Manutsa Third Largest Colony of Cape Vultures in SA

View of a Vulture at full flight.

Visitors entering the lowveld through the J G Strijdom tunnel can enjoy the majesty of the mountain pass with their naked eye. A good pair of binoculars focussed on the cliffs a few kilometres down the road may reveal an unusually white section of rock - the home of the third largest colony of Cape Vultures in South Africa, on Manutsa Ranch.

By Melissa Wray In Blyde River Conservancy


Cape Vultures make up only a small proportion of the Vultures seen in the Kruger National Park, and the majority of the birds seen are sub-adult or non-breeding.

Since there are no cliffs suitable for Cape Vulture colonies within the Kruger National Park, the Manutsa colony is a likely source of the birds sighted in Kruger. Orpen Gate is about 80km away as the Vulture flies. However, these large birds have been recorded as travelling distances of over 1100km, and the Vultures seen in Kruger could easily have made an international arrival.

Cape Vultures are on the decline within their distribution, and the Manutsa colony has lost almost a quarter of its breeding pairs in the last two decades. However, this colony appears to be doing better than the two larger colonies of Kransberg (in Marakele National Park) and Blouberg (in Blouberg Nature Reserve). The colony is located on private land, and landowner Richard Anker-Simmons has made it his mission to ensure the colony is left as undisturbed as possible. "We have discouraged the South African Air Force from flying too close and not allowed catching and ringing of nestlings for over 20 years."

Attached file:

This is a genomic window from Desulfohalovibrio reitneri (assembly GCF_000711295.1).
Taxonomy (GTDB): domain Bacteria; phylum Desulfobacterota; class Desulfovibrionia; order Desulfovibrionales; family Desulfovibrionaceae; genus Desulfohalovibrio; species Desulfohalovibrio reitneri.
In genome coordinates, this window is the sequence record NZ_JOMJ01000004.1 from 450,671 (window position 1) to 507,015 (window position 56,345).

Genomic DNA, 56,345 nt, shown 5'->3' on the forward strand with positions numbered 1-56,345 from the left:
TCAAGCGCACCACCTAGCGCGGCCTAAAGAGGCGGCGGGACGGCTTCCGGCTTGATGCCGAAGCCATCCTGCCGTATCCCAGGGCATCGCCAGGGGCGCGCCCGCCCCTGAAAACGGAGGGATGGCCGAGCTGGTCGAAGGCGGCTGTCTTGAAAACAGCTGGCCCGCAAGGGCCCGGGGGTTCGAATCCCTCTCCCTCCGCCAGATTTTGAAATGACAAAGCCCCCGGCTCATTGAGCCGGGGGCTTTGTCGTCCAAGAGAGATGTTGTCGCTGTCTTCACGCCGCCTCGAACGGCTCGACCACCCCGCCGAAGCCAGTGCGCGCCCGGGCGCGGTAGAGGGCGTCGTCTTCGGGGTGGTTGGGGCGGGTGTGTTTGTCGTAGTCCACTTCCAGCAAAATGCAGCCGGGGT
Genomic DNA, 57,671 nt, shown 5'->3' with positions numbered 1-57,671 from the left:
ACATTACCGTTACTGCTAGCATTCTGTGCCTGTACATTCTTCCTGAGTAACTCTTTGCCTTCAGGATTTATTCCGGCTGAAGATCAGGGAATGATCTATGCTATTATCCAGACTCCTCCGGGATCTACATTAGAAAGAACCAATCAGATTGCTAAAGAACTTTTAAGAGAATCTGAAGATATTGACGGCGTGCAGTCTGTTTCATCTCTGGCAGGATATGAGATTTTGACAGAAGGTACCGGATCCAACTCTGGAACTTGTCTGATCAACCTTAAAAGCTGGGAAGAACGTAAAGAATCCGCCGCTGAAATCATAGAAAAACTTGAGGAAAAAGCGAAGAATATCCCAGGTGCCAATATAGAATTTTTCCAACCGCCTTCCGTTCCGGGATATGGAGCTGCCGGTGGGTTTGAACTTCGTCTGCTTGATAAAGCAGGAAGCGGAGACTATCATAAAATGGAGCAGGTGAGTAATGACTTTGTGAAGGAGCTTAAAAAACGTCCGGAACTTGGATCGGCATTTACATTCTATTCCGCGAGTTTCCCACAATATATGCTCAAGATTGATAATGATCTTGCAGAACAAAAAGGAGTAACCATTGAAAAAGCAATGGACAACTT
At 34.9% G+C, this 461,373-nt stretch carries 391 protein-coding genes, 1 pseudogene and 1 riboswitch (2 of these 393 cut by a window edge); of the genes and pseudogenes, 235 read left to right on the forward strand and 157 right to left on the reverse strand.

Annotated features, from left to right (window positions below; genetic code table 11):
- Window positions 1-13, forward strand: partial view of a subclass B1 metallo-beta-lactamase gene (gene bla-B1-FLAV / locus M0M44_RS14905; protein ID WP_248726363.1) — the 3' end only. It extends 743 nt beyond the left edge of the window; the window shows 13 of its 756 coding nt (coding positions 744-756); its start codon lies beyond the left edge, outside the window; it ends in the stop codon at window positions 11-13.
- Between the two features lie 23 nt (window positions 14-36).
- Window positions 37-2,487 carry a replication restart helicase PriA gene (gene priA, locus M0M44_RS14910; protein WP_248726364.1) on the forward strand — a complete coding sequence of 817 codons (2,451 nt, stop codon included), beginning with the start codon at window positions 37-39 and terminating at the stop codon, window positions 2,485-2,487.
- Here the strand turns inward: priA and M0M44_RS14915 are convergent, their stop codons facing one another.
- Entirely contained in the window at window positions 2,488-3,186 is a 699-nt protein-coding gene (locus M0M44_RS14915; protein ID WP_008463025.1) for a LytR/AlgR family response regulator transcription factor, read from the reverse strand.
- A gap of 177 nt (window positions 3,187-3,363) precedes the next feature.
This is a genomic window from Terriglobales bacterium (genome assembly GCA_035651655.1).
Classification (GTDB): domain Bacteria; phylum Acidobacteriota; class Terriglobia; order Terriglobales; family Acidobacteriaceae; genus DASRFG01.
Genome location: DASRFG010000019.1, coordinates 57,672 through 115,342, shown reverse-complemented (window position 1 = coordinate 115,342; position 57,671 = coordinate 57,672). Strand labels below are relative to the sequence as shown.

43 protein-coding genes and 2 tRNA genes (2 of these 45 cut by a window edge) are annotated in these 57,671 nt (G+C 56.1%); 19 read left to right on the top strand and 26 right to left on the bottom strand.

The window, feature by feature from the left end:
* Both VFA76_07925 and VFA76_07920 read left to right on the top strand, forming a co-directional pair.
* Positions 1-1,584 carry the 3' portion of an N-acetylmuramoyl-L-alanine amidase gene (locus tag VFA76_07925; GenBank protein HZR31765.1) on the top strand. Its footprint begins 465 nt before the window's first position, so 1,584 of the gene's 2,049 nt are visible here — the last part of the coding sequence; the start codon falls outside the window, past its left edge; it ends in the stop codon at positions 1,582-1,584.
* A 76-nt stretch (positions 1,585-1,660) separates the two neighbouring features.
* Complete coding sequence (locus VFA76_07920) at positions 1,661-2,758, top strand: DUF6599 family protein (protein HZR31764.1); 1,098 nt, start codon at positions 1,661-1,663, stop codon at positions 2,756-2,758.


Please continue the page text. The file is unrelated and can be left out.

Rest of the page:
The colony is monitored by Dr Patrick Benson from the University of the Witwatersrand. Over a period of 12 years, starting in the 1980s, four helicopter flights were made along the cliff to photograph existing and potential nesting sites. The photographs were turned into a map of the nesting sites, and now telescopes are used to monitor activity in the colony. There are currently about 450 active nesting sites. The colony was declared a Natural Heritage Site in 1989. Various reasons have been put forward for the decline of the Cape Vulture, including the use of poisons, mainly by farmers trying to get rid of ‘problem animals'.

This type of poisoning has declined, but Cape Vultures are among the Vultures used by the muti trade, which has been known to get Vultures through poisoning. Communal areas where high stocking rates and overgrazing occur may provide a rich food source for the Vultures. Dr Benson has noted that the largest colonies are all close to former homelands. Improved farming practises in these areas means less food for the Vultures. Cape Vultures can eat 1.5kg at a sitting, which is over 15 percent of the weight of an adult bird. They can do this in five minutes, other Vultures permitting. However, the large size of the birds means that they need a stiff breeze or a long runway to launch themselves into flight after feeding on a carcass.



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